However, even within JAN’s alliances with other groups, the “borders’ between the entities are only imaginary once we look deeper than the leadership structures of these organizations. Cross- organization migration is a daily occurrence. The alarming point is not obtaining more arms, the organization has a substantial quantity of arms taken from regime camps and other sources. The alarming point is that no one knows for sure the real “boundary” of the organization, nor its ultimate plan even in limited areas like south Syria.
The real threat facing Jordan’s national security is indeed evolving rapidly with the breath taking development around the Kingdom. Over reaction sometimes reveal weaknesses that should not be revealed. Arresting a prominent Salafi figure, Ayad Al Qutaibi was in fact needless. The old wisdom of Jordan’s security machine of dialogue and containment proved to be very effective in the past. There is no reason it would not work now.
That is not to say that internal security should not be tightened. But the problem appears when that specific and sound objective is taken by bureaucratically minded security officers. They usually over-do it or under-do it. They understand it in security terms, not in political terms. In most cases, harsh prison sentences for the slightest on-line sign of sympathy with a terrorist group ends up with turning the accused youngster into a member in a terrorist group. Recently, authorities arrested over 50 youth for social media comments. Some of the comments were too ridiculous to deserve any attention at all. Gradual punishment, if any, and close surveillance should be enough in most cases. Harshening the prison sentence is hardly a security measure.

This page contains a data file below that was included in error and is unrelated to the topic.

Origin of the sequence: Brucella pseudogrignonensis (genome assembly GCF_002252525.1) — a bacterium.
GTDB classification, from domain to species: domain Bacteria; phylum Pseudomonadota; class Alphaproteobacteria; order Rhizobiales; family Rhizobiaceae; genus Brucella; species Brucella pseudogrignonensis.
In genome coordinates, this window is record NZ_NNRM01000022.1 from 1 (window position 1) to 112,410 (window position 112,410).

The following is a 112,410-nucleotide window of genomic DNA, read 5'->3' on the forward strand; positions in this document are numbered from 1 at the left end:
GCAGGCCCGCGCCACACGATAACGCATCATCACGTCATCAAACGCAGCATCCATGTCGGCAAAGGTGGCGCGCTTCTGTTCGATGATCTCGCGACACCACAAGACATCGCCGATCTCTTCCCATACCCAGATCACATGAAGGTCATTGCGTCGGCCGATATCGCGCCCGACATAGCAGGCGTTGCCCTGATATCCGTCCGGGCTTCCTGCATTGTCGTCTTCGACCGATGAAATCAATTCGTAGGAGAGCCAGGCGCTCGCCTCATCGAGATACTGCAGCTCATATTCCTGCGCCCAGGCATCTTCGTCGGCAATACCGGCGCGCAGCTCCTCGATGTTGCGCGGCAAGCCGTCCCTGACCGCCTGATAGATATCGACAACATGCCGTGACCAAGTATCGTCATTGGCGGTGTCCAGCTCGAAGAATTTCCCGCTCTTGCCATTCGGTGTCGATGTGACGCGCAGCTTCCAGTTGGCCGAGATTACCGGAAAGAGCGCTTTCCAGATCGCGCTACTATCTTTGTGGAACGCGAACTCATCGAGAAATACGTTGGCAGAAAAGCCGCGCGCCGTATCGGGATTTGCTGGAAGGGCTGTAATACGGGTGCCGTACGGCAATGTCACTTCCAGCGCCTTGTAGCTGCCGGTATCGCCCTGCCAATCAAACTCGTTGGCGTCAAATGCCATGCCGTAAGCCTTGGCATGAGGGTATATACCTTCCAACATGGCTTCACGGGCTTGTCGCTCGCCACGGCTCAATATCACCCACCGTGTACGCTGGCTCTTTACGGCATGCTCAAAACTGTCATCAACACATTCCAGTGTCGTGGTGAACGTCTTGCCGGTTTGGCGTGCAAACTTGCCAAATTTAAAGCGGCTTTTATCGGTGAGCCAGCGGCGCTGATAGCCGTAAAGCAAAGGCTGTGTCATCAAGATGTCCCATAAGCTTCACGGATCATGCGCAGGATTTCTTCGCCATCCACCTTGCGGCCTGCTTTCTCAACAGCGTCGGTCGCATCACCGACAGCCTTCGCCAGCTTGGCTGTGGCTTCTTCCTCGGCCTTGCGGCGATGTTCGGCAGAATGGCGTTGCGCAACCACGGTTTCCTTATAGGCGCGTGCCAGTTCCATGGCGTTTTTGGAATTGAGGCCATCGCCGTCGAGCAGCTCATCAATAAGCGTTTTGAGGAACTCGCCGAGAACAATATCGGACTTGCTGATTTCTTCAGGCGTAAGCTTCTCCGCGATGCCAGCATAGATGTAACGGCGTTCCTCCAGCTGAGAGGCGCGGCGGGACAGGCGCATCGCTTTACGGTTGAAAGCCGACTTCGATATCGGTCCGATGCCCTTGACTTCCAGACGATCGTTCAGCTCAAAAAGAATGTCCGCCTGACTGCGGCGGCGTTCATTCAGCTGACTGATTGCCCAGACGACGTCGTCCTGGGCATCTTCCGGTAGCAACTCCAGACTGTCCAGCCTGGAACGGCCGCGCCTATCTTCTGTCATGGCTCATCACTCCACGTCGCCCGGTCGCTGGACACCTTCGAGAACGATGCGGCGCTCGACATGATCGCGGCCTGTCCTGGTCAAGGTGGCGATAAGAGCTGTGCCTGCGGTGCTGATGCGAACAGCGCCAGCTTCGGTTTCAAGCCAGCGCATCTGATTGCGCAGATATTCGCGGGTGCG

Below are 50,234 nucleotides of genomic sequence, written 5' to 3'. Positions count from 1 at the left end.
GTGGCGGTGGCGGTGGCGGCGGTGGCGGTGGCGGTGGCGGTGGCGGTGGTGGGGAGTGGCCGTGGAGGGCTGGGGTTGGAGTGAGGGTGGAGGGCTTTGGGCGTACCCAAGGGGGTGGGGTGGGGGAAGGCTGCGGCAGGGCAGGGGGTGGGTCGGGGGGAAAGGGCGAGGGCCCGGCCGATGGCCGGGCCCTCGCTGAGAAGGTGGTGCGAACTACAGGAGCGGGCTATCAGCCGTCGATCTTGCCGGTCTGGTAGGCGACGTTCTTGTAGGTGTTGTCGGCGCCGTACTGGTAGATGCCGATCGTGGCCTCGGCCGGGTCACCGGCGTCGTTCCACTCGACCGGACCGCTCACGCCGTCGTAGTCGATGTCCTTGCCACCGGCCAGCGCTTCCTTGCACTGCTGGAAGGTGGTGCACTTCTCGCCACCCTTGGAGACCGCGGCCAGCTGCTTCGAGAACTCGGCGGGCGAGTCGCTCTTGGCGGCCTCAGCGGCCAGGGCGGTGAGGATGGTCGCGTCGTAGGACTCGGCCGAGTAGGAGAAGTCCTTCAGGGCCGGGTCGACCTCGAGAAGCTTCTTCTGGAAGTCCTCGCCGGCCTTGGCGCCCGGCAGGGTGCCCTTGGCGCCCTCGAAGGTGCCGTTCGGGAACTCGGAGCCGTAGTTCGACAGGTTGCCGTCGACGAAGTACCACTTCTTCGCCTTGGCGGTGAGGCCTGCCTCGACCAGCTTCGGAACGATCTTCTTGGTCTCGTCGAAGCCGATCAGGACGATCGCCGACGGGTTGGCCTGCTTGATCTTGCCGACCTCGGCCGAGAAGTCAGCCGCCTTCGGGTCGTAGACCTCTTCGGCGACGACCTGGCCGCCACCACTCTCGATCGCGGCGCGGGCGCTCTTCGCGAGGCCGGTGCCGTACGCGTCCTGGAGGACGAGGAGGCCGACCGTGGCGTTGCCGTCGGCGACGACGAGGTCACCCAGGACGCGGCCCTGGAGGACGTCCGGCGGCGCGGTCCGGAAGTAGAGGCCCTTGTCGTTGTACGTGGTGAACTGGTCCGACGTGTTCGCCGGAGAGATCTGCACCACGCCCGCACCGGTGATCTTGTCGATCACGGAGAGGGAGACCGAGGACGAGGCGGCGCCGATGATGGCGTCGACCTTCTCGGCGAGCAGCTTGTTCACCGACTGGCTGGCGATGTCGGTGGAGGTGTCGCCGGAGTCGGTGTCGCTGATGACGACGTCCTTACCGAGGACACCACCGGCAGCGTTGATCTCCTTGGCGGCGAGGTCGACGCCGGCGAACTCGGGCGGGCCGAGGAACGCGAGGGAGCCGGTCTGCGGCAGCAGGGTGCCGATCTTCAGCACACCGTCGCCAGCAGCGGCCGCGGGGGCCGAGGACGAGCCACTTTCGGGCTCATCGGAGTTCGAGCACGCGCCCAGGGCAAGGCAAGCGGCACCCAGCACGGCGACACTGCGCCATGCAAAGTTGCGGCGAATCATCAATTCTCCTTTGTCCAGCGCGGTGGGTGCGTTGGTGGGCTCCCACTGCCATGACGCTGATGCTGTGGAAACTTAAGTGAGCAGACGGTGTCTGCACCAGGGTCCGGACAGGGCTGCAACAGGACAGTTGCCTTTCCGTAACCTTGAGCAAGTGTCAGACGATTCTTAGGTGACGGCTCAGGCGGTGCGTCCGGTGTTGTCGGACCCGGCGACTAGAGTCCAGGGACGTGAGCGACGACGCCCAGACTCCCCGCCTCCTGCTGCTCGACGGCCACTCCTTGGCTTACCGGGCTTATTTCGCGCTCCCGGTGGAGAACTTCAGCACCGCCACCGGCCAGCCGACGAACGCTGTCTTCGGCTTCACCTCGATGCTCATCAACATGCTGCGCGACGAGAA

Jordan has many reasons to be nervous. It is in the center of a perfect storm. JAN has quite some support inside the country, particularly among tribes that extend across the borders to south Syria and west Iraq. Yet, composed and measured steps are more important now than ever. Arming the Arab tribes in Syria or Iraq could be done without public fanfare. This way it will be more effective. That is if it is not just scare tactics by Amman addressed at the Kingdom’s enemies. But if it were, that will not fare well in the battle fields around the kingdom neither.
It is not easy to be in Jordanian officials’ shoe now. But it is particularly now that calm and composed security policies are needed most.